SMEs in the services sector – A new pathway to development in the LDCs?

Photo © Chris Kirchhoff/ MediaClubSouthAfrica

It is common knowledge that SMEs make a significant contribution to their countries’ economies, but they often operate in a kind of twilight zone — seen and acknowledged, but not properly understood or catered for at the policy level.

The 2016 WTO Public Forum staged at the end of September in Geneva with the theme of ‘Inclusive trade’ lifted the lid on the hurdles that SMEs face in trying to turn entrepreneurial ideas into viable businesses. However, the services sector offers new hope to small businesses in LDCs (least-developed countries) where weak manufacturing potential is a constraint to further development.

Technological advances are having a profound effect on how and where people work. In an international context, technology is a key driver of the global value chain (GVC) phenomenon, whereby traditional production processes are carved up into ‘tasks’ and outsourced to entities with distinct cost advantages in different parts of the world. Value chains favour specialisation, thus creating opportunities even for small businesses with limited production capabilities but with a product or service that could contribute to the value addition process.

Despite these opportunities, LDCs remain weakly integrated into the global economy, with many still dependent on low-value exports such as raw materials or simple manufactures. Without sizeable foreign investment, these countries are finding it increasingly difficult to build or overhaul their manufacturing sectors.

However, the services sector (including ICT, financial services, transport, energy and healthcare) could usher in a new era for LDCs, as it is often easier to transition to varied service delivery than to value-added industrial output. Globally, services account for two-thirds of employment, 60% of FDI and nearly 50% of trade (in value-added terms). Importantly, while services account for 50% or more of GDP in many poor countries, their service exports are insignificant by global standards. One reason for this is that the tradeable, high-value service sectors are very skill intensive, which puts LDCs at a distinct disadvantage.

While more people are joining the global conversation about the potential of the services sector to boost the economies of poor countries, the role of SMEs in this sector receives little formal attention. Unfortunately, SMEs face serious constraints, from infrastructural and institutional shortcomings (which hinder productivity and raise costs) to a difficult policy/regulatory environment. As a result, many SMEs are driven into the informal sector.

They also largely fall into the vulnerable ‘micro enterprise’ category (typically fewer than 10 employees). There is a dearth of medium-sized firms with a reasonable market following, representing attractive investment prospects and being well-placed to create meaningful and sustainable jobs.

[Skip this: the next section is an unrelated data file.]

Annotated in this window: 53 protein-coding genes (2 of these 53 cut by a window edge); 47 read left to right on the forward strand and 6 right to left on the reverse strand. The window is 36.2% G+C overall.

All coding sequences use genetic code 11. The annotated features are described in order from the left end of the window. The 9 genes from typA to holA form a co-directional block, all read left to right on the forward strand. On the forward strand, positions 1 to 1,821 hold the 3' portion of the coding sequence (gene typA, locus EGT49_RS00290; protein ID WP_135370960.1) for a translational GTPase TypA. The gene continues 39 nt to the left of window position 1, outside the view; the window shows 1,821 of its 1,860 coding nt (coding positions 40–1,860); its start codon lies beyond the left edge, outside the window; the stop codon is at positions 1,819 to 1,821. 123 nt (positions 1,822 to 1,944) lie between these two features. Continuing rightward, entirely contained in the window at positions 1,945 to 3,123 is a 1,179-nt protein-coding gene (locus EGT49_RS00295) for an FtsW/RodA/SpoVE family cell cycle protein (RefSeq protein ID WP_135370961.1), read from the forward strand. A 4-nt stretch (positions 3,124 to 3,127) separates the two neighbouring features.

Can LDCs survive largely on services? An initial reaction to this question might be ‘yes’, particularly as some LDCs generate most of their revenue from tourism. However, unless a good proportion of their service offerings is of the high-value, exportable variety, the country is unlikely to thrive. This is because prosperity in any economic sector comes from progressively moving up the value chain.

This prompts another question: should SME service providers in LDCs attempt to get involved in international trade? Direct exporting is generally difficult without a niche service offering and an arsenal of skills. Yet there is much untapped opportunity in indirect exporting. For example, the labour-intensive portion of the textile GVC is being outsourced to countries like Lesotho where labour costs are low. However, supporting services such as computer-assisted design and quality control are often brought in from other countries because of deficient local skills. If the necessary technical training were provided, SME service providers in LDCs could play a more visible and valuable role in global textile production.

Cape Town’s allure as a location for foreign film productions has opened up many opportunities for local restaurateurs, guesthouse owners, film extras, lighting and sound technicians, and make-up artists. Most LDCs have one or other unique comparative advantage (e.g. scenic beauty, a sought-after commodity or inexpensive labour) that could form the core of an intensive SME development strategy in the services sector. The challenge, though, is to find ways to move up the value chain. In the Cape Town film industry, more local skills are needed in high value-added activities, such as screenplay and script writing.

Priority areas for LDC policymakers in developing their SME services sector include: ensuring that SMEs have easy and affordable access to the internet for the purposes of marketing and e-commerce; driving a skills development agenda with entrepreneurship at its core; seriously addressing physical infrastructure and institutional shortcomings to bring down the costs of doing business; and creating an SME-friendly policy environment. Of course, good policies must be backed up by good government, implying that strategies and initiatives must be well informed, clearly articulated and decisively implemented.

Many see SMEs as holding the key to higher economic growth and, in turn, more jobs. Yet higher growth does not necessarily translate into more jobs. For example, growth-enhancing automation is making the landscape increasingly bleak for many in the financial services and other sectors who are losing their jobs to machines. Clearly, the vision should not simply be to create jobs in the short term; it should be to create sustainable and inclusive economic momentum. This is the growth and development formula that so often eludes policymakers in the developing world.